Review Of The Power To Please By J. W. Donovan, Thomas Frank Konop

Journal Articles

This little book of sixty pages edited by H. L. Herschberg and dedicated to Henry Ford contains more meat than volumes many times its size. It contains quotations from the best and many interesting experiences and stories of this grand old lawyer. It is full of suggestions to lawyers and speakers and professional men in general.


Proposed Legislation For Enforcement Of Prohibition, Thomas Frank Konop Jan 1930

Proposed Legislation For Enforcement Of Prohibition, Thomas Frank Konop

Journal Articles

Under date of November 21st, 1929, the Commission on Law Observance and Enforcement made a preliminary report to the President on observance and enforcement of prohibition. Under subdivision (D) of that report, the Commission offered three methods to relieve the congestion in the Federal Courts. Although the bills are constitutional, they will not relieve congestion. Instead, the will promote fraud and lower citizens' respect for the Federal Judiciary and the Constitution.


Supreme Court Opinion Contradicting The Scintilla Rule, Joseph O'Meara Jan 1930

Supreme Court Opinion Contradicting The Scintilla Rule, Joseph O'Meara

Journal Articles

The opinion of the supreme court in Cleveland Railway Co. v. Kukucz' cannot logically co-exist with the scintilla rule and, therefore, imperatively requires a re-examination of that trouble- some doctrine and a deliberate choice between it and the case referred to. The scintilla rule should be abandoned.


Affidavits And Notice Under Ohio Mechanics' Lien Statute, Joseph O'Meara Jan 1930

Affidavits And Notice Under Ohio Mechanics' Lien Statute, Joseph O'Meara

Journal Articles

Recent cases under the Ohio Mechanics' Lien Statute have tended to emphasize the existing confusion in the perfecting of mechanics' liens and the need for statutory revision. The scintilla rule should be abandoned. Nor should the doctrine of stare decisis call up misgivings.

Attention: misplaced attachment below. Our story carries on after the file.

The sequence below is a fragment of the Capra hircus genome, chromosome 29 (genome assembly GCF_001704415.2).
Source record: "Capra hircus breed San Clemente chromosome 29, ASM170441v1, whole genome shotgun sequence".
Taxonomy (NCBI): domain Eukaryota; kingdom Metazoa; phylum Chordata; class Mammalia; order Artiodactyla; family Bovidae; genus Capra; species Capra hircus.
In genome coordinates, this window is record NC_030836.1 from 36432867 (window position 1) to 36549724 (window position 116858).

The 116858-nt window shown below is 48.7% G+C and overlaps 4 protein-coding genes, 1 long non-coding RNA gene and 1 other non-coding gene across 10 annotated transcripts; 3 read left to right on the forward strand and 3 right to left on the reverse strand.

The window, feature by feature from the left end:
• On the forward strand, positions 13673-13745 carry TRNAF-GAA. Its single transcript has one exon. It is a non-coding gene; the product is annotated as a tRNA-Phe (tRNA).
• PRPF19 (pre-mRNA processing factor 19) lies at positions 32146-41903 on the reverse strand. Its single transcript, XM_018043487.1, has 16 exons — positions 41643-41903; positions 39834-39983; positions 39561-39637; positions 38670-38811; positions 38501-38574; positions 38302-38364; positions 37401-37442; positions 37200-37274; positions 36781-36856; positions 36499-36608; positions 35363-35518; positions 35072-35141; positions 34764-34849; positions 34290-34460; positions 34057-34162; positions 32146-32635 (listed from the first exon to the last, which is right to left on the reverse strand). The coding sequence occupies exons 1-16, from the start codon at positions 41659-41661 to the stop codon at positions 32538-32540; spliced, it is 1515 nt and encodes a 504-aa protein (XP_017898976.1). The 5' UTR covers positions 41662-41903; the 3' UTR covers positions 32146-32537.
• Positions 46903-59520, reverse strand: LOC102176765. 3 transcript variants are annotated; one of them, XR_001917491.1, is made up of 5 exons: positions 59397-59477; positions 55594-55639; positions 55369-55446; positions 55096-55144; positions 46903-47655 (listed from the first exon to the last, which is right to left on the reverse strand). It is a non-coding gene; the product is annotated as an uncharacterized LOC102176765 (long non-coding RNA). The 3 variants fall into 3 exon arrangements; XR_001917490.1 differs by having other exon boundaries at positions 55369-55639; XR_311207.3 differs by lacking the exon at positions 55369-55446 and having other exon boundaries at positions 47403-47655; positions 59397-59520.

History Of The Notre Dame College Of Law, Thomas Frank Konop Jan 1930

History Of The Notre Dame College Of Law, Thomas Frank Konop

Journal Articles

In the summer of 1868 the Board of Trustees of the University passed a resolution "for the opening of a course in law at Notre Dame." At that time there were very few law schools in the country and the profession was almost wholly recruited from the law-offices. As a matter of fact there was great doubt among the lawyers at that time as to the advisability and the possibility of acquiring training for the bar at a university. There were even prejudices at that time against the study of law at law schools. It was during such doubts and …


Derby's Cases On Criminal Law, Thomas Frank Konop Jan 1930

Derby's Cases On Criminal Law, Thomas Frank Konop

Journal Articles

In this review I have mentioned sins of omission as well as virtues of commission. These suggestions are not made by way of adverse criticism of Prof. Derby's excellent case book. I find the book very satisfactory. The new edition is on excellent paper and well-bound—a much desired improvement over the second edition.


Determinable Fees, Effect Of Failure In Deed To Provide For Forfeiture Or Reversion, Joseph O'Meara Jan 1929

Determinable Fees, Effect Of Failure In Deed To Provide For Forfeiture Or Reversion, Joseph O'Meara

Journal Articles

The case of In re Matter of Copps Chapel Methodist Episcopal Church appears to establish that there is no longer any such thing as a determinable interest in land in Ohio. There would seem to be no escape from this unless the court should be prepared to overrule itself.


Privileged Communications, Joseph O'Meara Jan 1929